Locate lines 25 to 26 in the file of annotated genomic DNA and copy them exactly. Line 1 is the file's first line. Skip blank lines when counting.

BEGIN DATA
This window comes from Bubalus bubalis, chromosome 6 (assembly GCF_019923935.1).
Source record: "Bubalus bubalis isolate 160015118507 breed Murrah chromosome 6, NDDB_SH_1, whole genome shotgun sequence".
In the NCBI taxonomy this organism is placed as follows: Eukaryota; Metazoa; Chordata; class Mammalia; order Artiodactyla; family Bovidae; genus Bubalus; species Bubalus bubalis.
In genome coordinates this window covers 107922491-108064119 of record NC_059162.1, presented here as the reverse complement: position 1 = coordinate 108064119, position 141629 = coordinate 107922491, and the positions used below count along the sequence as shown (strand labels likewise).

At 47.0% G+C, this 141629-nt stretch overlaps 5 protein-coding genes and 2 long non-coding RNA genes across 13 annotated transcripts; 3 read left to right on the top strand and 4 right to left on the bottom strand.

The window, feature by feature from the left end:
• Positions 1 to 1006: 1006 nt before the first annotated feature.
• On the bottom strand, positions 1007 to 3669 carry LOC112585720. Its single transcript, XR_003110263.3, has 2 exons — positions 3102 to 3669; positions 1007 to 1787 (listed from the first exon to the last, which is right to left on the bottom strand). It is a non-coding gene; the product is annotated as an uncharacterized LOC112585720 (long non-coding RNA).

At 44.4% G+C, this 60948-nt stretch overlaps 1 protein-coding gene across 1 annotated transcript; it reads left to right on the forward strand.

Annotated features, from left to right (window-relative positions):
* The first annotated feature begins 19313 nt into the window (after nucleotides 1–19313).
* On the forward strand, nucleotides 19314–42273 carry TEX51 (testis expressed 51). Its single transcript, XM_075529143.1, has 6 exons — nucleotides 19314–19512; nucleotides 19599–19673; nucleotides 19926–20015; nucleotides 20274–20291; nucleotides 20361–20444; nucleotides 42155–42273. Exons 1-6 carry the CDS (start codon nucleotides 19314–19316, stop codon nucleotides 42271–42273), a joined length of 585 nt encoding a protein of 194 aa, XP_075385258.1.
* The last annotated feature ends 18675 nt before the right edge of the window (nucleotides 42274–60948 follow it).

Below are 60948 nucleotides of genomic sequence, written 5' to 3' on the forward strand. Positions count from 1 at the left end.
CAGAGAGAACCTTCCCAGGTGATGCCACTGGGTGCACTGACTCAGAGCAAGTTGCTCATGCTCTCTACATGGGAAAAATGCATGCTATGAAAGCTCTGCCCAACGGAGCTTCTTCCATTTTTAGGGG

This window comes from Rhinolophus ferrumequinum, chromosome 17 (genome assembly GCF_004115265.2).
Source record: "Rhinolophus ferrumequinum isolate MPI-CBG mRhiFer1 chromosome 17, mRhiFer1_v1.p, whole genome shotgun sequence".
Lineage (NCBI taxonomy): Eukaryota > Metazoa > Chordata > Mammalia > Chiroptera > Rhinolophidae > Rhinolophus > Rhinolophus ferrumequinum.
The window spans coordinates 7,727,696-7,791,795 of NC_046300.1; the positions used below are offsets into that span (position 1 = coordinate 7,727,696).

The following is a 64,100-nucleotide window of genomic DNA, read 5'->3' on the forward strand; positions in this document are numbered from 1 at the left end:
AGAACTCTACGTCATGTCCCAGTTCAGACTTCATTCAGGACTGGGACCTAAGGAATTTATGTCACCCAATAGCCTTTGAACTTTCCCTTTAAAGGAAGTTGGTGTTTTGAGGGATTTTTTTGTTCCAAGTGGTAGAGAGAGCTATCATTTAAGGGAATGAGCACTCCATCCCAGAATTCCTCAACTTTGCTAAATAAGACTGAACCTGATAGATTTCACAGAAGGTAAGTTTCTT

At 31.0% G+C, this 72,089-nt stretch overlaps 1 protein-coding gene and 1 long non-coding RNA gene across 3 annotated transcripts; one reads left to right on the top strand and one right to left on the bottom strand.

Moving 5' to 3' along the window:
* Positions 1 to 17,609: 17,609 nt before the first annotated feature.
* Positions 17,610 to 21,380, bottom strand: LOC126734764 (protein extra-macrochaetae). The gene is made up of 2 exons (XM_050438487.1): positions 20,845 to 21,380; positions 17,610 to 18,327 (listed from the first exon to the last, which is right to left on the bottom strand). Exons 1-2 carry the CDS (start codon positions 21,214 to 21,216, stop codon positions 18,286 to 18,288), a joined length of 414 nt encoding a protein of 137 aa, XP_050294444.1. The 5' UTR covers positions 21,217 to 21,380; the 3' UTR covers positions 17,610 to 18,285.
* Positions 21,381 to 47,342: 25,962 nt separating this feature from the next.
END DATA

* Positions 17,610 to 21,380, bottom strand: LOC126734764 (protein extra-macrochaetae). The gene is made up of 2 exons (XM_050438487.1): positions 20,845 to 21,380; positions 17,610 to 18,327 (listed from the first exon to the last, which is right to left on the bottom strand). Exons 1-2 carry the CDS (start codon positions 21,214 to 21,216, stop codon positions 18,286 to 18,288), a joined length of 414 nt encoding a protein of 137 aa, XP_050294444.1. The 5' UTR covers positions 21,217 to 21,380; the 3' UTR covers positions 17,610 to 18,285.
* Positions 21,381 to 47,342: 25,962 nt separating this feature from the next.